Message development and occupational group selection for this project will be guided by Holland's Career Typology Theory. This theory postulates that both individuals and occupations may be described in terms of six primary work personality types, each of which is characterized by a distinctive clustering of work-related interests, values and activities. One occupational group from each of the six primary Holland types will be targeted in this study. These groups are: police officers, veterinary assistants, hairstylists, childcare workers, and food service workers. Occupational group specific information, such as work-related interests, values, and activities, will be combined with NRL allergy information to produce brochures tailored for each of the six groups. The effectiveness of the tailored NRL brochures developed by this study will be compared with a “generic”, untailored NRL brochure, with the existing NIOSH NRL allergy brochure, Latex Allergy: A Prevention Guide, and with a NRL allergy brochure currently under development by another NIOSH research project.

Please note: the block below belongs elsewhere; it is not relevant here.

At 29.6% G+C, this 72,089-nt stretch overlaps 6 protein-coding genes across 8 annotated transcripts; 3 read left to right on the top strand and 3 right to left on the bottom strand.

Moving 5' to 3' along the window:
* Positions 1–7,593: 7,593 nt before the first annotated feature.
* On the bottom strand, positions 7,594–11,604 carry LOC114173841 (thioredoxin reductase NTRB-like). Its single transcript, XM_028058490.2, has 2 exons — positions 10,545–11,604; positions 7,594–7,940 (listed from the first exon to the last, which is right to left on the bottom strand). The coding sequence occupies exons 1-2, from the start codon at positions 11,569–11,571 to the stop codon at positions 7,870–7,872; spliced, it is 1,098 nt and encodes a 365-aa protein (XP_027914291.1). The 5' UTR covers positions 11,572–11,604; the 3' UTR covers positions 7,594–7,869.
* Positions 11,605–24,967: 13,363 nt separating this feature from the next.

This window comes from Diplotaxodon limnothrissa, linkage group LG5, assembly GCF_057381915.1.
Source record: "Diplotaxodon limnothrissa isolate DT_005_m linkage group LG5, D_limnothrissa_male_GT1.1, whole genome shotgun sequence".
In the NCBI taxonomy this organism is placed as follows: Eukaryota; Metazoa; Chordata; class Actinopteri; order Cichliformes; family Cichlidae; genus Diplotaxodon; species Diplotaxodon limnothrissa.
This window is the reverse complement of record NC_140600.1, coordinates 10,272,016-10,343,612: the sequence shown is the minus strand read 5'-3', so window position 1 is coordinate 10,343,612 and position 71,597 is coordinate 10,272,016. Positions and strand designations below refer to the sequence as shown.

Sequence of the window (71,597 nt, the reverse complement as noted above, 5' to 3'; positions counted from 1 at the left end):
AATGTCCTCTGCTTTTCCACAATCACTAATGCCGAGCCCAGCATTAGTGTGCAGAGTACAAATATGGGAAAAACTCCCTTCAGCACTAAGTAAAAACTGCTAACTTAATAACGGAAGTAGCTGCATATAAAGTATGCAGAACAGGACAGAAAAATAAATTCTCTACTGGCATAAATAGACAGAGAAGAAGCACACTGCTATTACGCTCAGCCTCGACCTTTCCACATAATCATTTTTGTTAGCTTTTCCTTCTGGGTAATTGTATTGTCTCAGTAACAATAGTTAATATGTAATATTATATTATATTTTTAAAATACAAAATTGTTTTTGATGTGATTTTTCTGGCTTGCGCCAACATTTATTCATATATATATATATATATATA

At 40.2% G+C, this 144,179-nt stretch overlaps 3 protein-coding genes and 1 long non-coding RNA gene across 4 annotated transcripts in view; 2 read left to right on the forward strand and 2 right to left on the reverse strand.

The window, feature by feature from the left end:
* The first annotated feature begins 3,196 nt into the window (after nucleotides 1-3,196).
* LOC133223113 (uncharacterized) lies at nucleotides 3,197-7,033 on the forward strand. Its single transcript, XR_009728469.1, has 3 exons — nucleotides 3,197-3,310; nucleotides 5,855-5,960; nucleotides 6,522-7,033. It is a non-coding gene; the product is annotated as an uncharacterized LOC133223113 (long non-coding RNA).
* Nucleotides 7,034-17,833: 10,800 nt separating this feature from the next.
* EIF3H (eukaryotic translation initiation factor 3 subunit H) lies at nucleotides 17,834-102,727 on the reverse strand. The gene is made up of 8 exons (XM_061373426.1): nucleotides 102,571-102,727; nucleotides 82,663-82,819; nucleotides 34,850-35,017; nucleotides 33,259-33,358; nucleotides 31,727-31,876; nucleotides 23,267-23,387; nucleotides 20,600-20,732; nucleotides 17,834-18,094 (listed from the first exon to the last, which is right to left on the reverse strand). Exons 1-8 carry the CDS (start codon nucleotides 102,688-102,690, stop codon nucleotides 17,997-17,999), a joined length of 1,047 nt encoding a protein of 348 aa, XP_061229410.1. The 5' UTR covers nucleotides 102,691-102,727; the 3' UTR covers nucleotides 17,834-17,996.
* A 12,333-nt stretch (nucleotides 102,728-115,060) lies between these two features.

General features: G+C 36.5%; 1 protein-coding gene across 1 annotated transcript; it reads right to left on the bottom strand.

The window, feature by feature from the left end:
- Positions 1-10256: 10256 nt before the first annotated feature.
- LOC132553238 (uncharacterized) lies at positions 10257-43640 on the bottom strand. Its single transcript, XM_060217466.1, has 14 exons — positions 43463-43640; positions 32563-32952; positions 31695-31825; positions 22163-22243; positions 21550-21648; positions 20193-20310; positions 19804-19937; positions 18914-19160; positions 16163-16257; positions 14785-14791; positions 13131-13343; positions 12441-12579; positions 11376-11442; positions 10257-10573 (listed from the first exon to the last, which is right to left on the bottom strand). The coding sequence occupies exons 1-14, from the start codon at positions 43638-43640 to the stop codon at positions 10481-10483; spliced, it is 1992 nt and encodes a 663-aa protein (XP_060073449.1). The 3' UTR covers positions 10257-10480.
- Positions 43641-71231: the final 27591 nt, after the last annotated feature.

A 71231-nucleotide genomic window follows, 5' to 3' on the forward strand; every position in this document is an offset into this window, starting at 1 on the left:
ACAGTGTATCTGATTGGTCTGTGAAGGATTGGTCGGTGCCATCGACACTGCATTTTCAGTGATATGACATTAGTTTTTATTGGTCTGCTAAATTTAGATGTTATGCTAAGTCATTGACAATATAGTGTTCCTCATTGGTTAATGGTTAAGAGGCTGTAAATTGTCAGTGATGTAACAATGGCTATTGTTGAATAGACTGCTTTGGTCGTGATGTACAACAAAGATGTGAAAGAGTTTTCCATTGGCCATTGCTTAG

In a Pretesting Phase, workers will assess statements that will be used to develop the study brochures. These brochures will be assessed in a small scale Pilot Study using samples from each of the six occupational groups. The tailored brochures will be finalized and assessed in a full scale Field Study using samples from each of the six occupational groups. Participants will be asked to read the brochures that have been tailored for their occupational group and then to complete attitude and behavior surveys immediately, and at one and three month follow ups.

This study will contribute significantly to the knowledge concerning the application of schema matching theory to occupational safety and health information. In addition, this study will also provide valuable information regarding the effectiveness of text-based occupational safety and health interventions over time. If proven successful, schema matching could be used by NIOSH to increase the effectiveness of a wide range of occupational safety and health communications. Based on an average hourly wage of $10.00 among all occupational groups combined, the total annual cost to respondents is $16,225. This is a 3-year study.

PhaseNumber of respondentsNumber of responses per respondentAverage time burden (hours) per responseTotal burden (hours)
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Pilot Study375130/60187.5
Field Study2,880330/604,320
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Dated: December 18, 2000.

Chuck Gollmar,

Deputy Associate Director for Policy, Planning and Evaluation, Centers for Disease Control and Prevention, (CDC).

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[FR Doc. 00-32757 Filed 12-21-00; 8:45 am]